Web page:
The findings were published today at an event in the House of Commons, attended by leading figures in business, education, and STEM industries. At the event, STEMNET also unveiled an interactive digital guide stemnet-website/stemnetworks to its programmes, detailing the achievements and opportunities for further development that were uncovered by the NFER report.
Kirsten Bodley, CEO, STEMNET, commented,STEMNET is extremely proud of the achievements of all of its programmes, as reflected in the NFER evaluation findings. We have established successful programmes and we are a trusted partner, with tested and proven operating models.
“Our programmes work so well because they bring STEM to life, and are built on the generosity, dedication and enthusiasm of a huge network of individuals and organisations and support from Government. We want to express our gratitude for such support, and to learn from the evaluation report to develop and increase the positive impact that STEMNET has on young people, teachers, its volunteers and employers.”
David Willetts, Minister for Universities and Science, said, “The positive findings of the report by the National Foundation for Educational Research are testament to STEMNET, its volunteers, and the thousands of UK businesses that contribute their time and energy into making STEMNET’s programmes so successful at informing and enthusing young people about STEM. STEM skills are of vital importance to the UK’s future prosperity, and I encourage more STEM-based businesses to become involved in this proven initiative to bolster the STEM skills pipeline at grass roots level.”
Elizabeth Truss, Parliamentary Under Secretary of State for Education and Childcare, said, “STEMNET is an innovative and exciting programme that will inspire the next generation of scientists and innovators. A strong STEM education is vital if our students are to compete in the global race for university places and good jobs. That is why we are introducing a rigorous new curriculum, reforming GCSEs and A levels, and recruiting the brightest science and maths graduates into teaching. Our ambition is for more 16- to 18-year-olds to study maths, and that is why we have announced new high-quality maths qualifications which will allow thousands more pupils to study the subject to 18. I am delighted that STEMNET’s work is helping young people develop these important skills.”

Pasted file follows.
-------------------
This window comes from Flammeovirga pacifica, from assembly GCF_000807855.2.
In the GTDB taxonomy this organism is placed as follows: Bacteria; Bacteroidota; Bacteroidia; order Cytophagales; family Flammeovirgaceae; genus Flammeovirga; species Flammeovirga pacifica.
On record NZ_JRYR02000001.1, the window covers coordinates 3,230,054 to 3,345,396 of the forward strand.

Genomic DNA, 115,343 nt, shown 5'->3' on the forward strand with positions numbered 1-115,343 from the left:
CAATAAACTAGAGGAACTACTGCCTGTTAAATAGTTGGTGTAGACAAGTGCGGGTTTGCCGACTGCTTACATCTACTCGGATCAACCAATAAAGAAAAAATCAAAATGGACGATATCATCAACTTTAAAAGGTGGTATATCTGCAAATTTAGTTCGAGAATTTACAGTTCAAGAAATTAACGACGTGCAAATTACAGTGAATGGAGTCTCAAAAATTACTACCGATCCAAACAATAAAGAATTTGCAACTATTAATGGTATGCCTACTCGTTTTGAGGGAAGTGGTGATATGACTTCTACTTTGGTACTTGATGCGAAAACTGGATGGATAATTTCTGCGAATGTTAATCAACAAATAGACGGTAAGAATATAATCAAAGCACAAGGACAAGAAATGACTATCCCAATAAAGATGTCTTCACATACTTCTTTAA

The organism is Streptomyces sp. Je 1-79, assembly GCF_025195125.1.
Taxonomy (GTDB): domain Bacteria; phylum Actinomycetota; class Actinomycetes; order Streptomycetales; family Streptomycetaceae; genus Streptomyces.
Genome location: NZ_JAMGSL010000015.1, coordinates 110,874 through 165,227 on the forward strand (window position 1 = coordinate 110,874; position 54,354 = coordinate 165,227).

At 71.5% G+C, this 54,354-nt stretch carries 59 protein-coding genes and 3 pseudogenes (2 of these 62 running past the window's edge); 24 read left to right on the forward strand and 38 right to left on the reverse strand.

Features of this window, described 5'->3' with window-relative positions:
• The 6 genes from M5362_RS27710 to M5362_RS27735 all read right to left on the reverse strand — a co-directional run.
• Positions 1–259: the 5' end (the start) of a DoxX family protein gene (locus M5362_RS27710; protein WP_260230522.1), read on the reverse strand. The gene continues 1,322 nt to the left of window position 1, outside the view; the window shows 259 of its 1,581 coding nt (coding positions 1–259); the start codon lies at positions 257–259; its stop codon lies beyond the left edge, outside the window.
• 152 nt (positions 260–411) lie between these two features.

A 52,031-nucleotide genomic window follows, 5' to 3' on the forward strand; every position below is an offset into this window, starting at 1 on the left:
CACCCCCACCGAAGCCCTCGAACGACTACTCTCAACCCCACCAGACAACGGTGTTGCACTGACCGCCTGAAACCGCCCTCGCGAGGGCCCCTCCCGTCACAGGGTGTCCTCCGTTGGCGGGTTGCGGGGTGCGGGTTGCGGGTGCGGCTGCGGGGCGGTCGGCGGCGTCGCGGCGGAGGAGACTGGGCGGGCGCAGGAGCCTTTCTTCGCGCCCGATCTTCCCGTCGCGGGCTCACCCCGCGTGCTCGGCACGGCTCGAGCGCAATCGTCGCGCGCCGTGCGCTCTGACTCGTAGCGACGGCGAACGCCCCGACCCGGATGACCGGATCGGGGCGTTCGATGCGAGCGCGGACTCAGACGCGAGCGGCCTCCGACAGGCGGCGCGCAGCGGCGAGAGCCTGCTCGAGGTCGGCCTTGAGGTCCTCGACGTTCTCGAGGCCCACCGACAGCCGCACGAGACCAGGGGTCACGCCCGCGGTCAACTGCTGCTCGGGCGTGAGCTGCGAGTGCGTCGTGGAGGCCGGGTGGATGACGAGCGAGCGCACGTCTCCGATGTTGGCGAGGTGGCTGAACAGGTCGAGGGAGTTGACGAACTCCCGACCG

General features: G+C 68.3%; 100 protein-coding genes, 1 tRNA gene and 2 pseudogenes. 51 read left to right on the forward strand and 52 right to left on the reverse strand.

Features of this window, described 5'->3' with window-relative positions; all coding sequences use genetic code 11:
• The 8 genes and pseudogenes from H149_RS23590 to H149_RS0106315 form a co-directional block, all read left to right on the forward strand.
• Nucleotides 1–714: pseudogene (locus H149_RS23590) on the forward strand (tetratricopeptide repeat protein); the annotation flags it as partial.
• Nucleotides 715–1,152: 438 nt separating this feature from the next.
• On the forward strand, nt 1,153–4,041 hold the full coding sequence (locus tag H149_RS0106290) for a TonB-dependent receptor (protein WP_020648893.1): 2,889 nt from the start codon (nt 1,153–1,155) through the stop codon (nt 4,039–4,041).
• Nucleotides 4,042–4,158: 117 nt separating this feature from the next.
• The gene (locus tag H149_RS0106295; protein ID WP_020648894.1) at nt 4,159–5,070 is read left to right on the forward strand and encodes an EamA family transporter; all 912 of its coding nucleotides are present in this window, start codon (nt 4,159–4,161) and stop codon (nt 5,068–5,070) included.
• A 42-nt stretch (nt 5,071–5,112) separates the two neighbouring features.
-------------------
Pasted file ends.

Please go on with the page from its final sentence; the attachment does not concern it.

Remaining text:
Michael Davis, Chief Executive, UK Commission for Employment and Skills, added: “STEMNET sends over 26,000 STEM Ambassadors into schools, helps teachers set up STEM Clubs and links business and education through its Advisory Network. To stay ahead of the curve and make sure we are equipped for whatever the future might bring, we need more of this. More businesses getting involved in inspiring young people, more schools and colleges delivering these subjects in fresh and innovative ways, and ultimately more young people going for a STEM career and helping our country to prosper.”
Susan Galbraith, Head of Oncology iMed, AstraZeneca, said: “These findings highlight what our employee volunteers see when they go into schools; just how positively children and young people engage with science when they get the opportunity to see its impact first-hand. AstraZeneca has supported the STEM Ambassador Programme since it was launched. It provides huge value to us in helping to encourage the next generation of scientists who may one day work in our labs. The scheme also offers real value to society as a whole by creating enthusiasm in science and its application.”